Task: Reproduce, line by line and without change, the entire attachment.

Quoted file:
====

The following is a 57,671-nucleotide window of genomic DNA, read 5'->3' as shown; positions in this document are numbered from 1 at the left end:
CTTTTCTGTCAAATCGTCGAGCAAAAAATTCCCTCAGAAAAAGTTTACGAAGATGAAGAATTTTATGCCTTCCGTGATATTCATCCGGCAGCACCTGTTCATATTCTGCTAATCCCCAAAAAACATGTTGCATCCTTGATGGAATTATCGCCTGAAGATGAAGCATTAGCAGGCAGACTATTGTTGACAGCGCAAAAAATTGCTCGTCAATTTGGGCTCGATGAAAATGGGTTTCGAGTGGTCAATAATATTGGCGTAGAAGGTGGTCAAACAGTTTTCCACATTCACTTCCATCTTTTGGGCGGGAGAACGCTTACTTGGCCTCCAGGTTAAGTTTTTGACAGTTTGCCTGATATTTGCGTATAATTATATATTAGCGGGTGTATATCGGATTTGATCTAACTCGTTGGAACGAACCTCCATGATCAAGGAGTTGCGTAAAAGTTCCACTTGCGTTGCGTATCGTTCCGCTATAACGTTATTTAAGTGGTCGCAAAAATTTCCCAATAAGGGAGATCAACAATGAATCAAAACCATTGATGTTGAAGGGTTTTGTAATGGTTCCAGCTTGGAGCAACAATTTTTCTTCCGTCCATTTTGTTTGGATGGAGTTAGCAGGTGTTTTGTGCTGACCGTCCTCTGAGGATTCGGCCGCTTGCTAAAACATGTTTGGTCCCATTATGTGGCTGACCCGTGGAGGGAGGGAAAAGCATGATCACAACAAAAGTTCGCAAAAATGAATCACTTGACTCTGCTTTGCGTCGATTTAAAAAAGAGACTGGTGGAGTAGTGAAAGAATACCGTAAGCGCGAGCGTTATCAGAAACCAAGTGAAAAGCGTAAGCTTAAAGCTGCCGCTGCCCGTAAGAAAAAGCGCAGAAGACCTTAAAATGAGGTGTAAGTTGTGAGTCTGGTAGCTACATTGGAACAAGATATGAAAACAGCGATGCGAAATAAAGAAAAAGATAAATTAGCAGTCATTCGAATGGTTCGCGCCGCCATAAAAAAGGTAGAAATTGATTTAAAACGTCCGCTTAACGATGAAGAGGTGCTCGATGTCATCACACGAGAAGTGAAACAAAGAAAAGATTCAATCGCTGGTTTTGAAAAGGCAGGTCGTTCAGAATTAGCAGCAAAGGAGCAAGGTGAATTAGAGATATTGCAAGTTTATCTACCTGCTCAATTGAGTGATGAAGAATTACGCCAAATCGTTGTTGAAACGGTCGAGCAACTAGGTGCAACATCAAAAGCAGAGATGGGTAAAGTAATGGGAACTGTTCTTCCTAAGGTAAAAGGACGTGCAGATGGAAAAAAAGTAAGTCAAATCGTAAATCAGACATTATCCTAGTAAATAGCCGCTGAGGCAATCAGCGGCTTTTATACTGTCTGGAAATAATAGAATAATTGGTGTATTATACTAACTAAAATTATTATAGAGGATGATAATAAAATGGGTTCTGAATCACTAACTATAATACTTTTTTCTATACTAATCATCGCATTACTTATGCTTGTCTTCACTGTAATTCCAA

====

The following is a 57,671-nucleotide window of genomic DNA, read 5'->3' as shown; positions in this document are numbered from 1 at the left end:
CTTTTCTGTCAAATCGTCGAGCAAAAAATTCCCTCAGAAAAAGTTTACGAAGATGAAGAATTTTATGCCTTCCGTGATATTCATCCGGCAGCACCTGTTCATATTCTGCTAATCCCCAAAAAACATGTTGCATCCTTGATGGAATTATCGCCTGAAGATGAAGCATTAGCAGGCAGACTATTGTTGACAGCGCAAAAAATTGCTCGTCAATTTGGGCTCGATGAAAATGGGTTTCGAGTGGTCAATAATATTGGCGTAGAAGGTGGTCAAACAGTTTTCCACATTCACTTCCATCTTTTGGGCGGGAGAACGCTTACTTGGCCTCCAGGTTAAGTTTTTGACAGTTTGCCTGATATTTGCGTATAATTATATATTAGCGGGTGTATATCGGATTTGATCTAACTCGTTGGAACGAACCTCCATGATCAAGGAGTTGCGTAAAAGTTCCACTTGCGTTGCGTATCGTTCCGCTATAACGTTATTTAAGTGGTCGCAAAAATTTCCCAATAAGGGAGATCAACAATGAATCAAAACCATTGATGTTGAAGGGTTTTGTAATGGTTCCAGCTTGGAGCAACAATTTTTCTTCCGTCCATTTTGTTTGGATGGAGTTAGCAGGTGTTTTGTGCTGACCGTCCTCTGAGGATTCGGCCGCTTGCTAAAACATGTTTGGTCCCATTATGTGGCTGACCCGTGGAGGGAGGGAAAAGCATGATCACAACAAAAGTTCGCAAAAATGAATCACTTGACTCTGCTTTGCGTCGATTTAAAAAAGAGACTGGTGGAGTAGTGAAAGAATACCGTAAGCGCGAGCGTTATCAGAAACCAAGTGAAAAGCGTAAGCTTAAAGCTGCCGCTGCCCGTAAGAAAAAGCGCAGAAGACCTTAAAATGAGGTGTAAGTTGTGAGTCTGGTAGCTACATTGGAACAAGATATGAAAACAGCGATGCGAAATAAAGAAAAAGATAAATTAGCAGTCATTCGAATGGTTCGCGCCGCCATAAAAAAGGTAGAAATTGATTTAAAACGTCCGCTTAACGATGAAGAGGTGCTCGATGTCATCACACGAGAAGTGAAACAAAGAAAAGATTCAATCGCTGGTTTTGAAAAGGCAGGTCGTTCAGAATTAGCAGCAAAGGAGCAAGGTGAATTAGAGATATTGCAAGTTTATCTACCTGCTCAATTGAGTGATGAAGAATTACGCCAAATCGTTGTTGAAACGGTCGAGCAACTAGGTGCAACATCAAAAGCAGAGATGGGTAAAGTAATGGGAACTGTTCTTCCTAAGGTAAAAGGACGTGCAGATGGAAAAAAAGTAAGTCAAATCGTAAATCAGACATTATCCTAGTAAATAGCCGCTGAGGCAATCAGCGGCTTTTATACTGTCTGGAAATAATAGAATAATTGGTGTATTATACTAACTAAAATTATTATAGAGGATGATAATAAAATGGGTTCTGAATCACTAACTATAATACTTTTTTCTATACTAATCATCGCATTACTTATGCTTGTCTTCACTGTAATTCCAA